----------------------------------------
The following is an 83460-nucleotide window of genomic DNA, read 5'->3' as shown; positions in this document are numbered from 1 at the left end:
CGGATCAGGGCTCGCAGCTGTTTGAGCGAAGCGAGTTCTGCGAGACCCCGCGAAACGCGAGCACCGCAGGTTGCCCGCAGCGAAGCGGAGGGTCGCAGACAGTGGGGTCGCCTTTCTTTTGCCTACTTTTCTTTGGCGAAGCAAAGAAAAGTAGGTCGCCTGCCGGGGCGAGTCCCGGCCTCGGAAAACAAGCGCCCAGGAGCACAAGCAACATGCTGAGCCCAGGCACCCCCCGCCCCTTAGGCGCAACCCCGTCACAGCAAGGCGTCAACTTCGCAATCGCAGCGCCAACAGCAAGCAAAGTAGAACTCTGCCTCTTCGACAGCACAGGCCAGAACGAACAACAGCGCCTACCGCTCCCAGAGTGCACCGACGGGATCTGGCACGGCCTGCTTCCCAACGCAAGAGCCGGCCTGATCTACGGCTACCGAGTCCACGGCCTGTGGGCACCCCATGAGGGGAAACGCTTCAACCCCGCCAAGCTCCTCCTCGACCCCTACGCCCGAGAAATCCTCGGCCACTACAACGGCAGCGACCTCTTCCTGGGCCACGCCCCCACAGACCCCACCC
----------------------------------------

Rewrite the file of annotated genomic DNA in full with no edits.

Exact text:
The following is an 83460-nucleotide window of genomic DNA, read 5'->3' as shown; positions in this document are numbered from 1 at the left end:
CGGATCAGGGCTCGCAGCTGTTTGAGCGAAGCGAGTTCTGCGAGACCCCGCGAAACGCGAGCACCGCAGGTTGCCCGCAGCGAAGCGGAGGGTCGCAGACAGTGGGGTCGCCTTTCTTTTGCCTACTTTTCTTTGGCGAAGCAAAGAAAAGTAGGTCGCCTGCCGGGGCGAGTCCCGGCCTCGGAAAACAAGCGCCCAGGAGCACAAGCAACATGCTGAGCCCAGGCACCCCCCGCCCCTTAGGCGCAACCCCGTCACAGCAAGGCGTCAACTTCGCAATCGCAGCGCCAACAGCAAGCAAAGTAGAACTCTGCCTCTTCGACAGCACAGGCCAGAACGAACAACAGCGCCTACCGCTCCCAGAGTGCACCGACGGGATCTGGCACGGCCTGCTTCCCAACGCAAGAGCCGGCCTGATCTACGGCTACCGAGTCCACGGCCTGTGGGCACCCCATGAGGGGAAACGCTTCAACCCCGCCAAGCTCCTCCTCGACCCCTACGCCCGAGAAATCCTCGGCCACTACAACGGCAGCGACCTCTTCCTGGGCCACGCCCCCACAGACCCCACCC